At Home in Virginia

Jackson Berkley
May 17, 2013

In my first blog before heading to Spain, I wrote that I hope the hills surrounding Charlottesville will start to look like Montserrat.  Well, they don’t, at least not quite yet.

But I am happy to be back in Virginia regardless.  People keep asking me about culture shock.  All I can say right now is that I’ve only had three distinct episodes of it.  The first was realizing that the strangers who awaited me in the Newark airport were not nearly as lean or beautiful as the strangers who I passed by everyday on the streets of Barcelona.  The second was driving from Reagan National to my home in Great Falls, and remembering how beautiful this area becomes in Spring, how much time I’ve been spending in dense gray cities, how many pink blossoms line the streets less than a mile from one of the biggest shopping malls in North America.  The third was, perhaps, the most shocking: getting a cerveza with lunch here is a tad pricier than what I’ve grown accustomed to.

Upon returning to UVa days after getting off the plane in Newark, I stopped by one of my favorite professor’s office to chat and catch up.  Of the many nuggets of wisdom he shared with me, one stuck out as something I could completely empathize with: he said whenever he travels he’s reminded of how American he is.  So many of the conversations I had with friends abroad concerned what it means to be American — what we eat, what we wear, what we waste and take for granted, what we do wrong and what we can learn from our travels.  What we can change.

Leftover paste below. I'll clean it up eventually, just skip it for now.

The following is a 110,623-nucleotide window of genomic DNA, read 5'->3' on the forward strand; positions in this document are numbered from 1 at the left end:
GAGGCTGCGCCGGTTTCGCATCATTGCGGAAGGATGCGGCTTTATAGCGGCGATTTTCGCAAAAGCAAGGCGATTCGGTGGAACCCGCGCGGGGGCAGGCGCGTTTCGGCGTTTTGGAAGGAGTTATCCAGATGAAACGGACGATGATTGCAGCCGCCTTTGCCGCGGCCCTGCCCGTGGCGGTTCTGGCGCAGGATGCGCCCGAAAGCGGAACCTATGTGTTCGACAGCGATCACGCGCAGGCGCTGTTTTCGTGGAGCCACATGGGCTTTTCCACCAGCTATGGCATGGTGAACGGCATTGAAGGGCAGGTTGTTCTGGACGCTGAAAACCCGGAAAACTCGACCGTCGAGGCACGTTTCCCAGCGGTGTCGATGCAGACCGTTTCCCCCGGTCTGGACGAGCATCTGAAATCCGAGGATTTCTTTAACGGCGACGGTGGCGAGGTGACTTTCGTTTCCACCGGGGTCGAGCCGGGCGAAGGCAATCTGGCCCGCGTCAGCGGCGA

What excites me most about the future is not just figuring out the what, but the how.  Travelling for an extended period of time is always an identity trip, but being back in America, I feel like I haven’t missed a beat.  My experiences over the past few months will always occupy a tender corner of my thoughts, though it’s no use lamenting the fact that I’m not Spanish, or Italian, or German, et al.  Just as in Barcelona, I’m surrounded once again by friends and people who are excited to learn, work, have fun, make mistakes, make art — that’s how it should be in any community, no matter where you are.  Oh, Old Rag sorta looks like Montserrat, I guess.

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Jackson Berkley

<p><span style="color: rgb(29, 29, 29); font-family: Arial, Verdana, sans-serif; font-size: 12px; line-height: normal; background-color: rgb(237, 237, 237);">Hi! I&rsquo;m a third year English major and film enthusiast at the University of Virginia. I grew up in Great Falls, VA &ndash; a suburb a few miles outside Washington, D.C. &ndash; but have always wanted the chance to explore a city like Barcelona independently. In recent years I&rsquo;ve travelled through many cities in Western Europe &ndash; including Berlin and Prague &ndash; and I spent three weeks this past summer visiting my sister in Kuanton, Malaysia, where she was teaching English at a state school. The blog she kept up during her time in Kuanton inspired me to blog for IES. I hope you enjoy my musings!</span></p>

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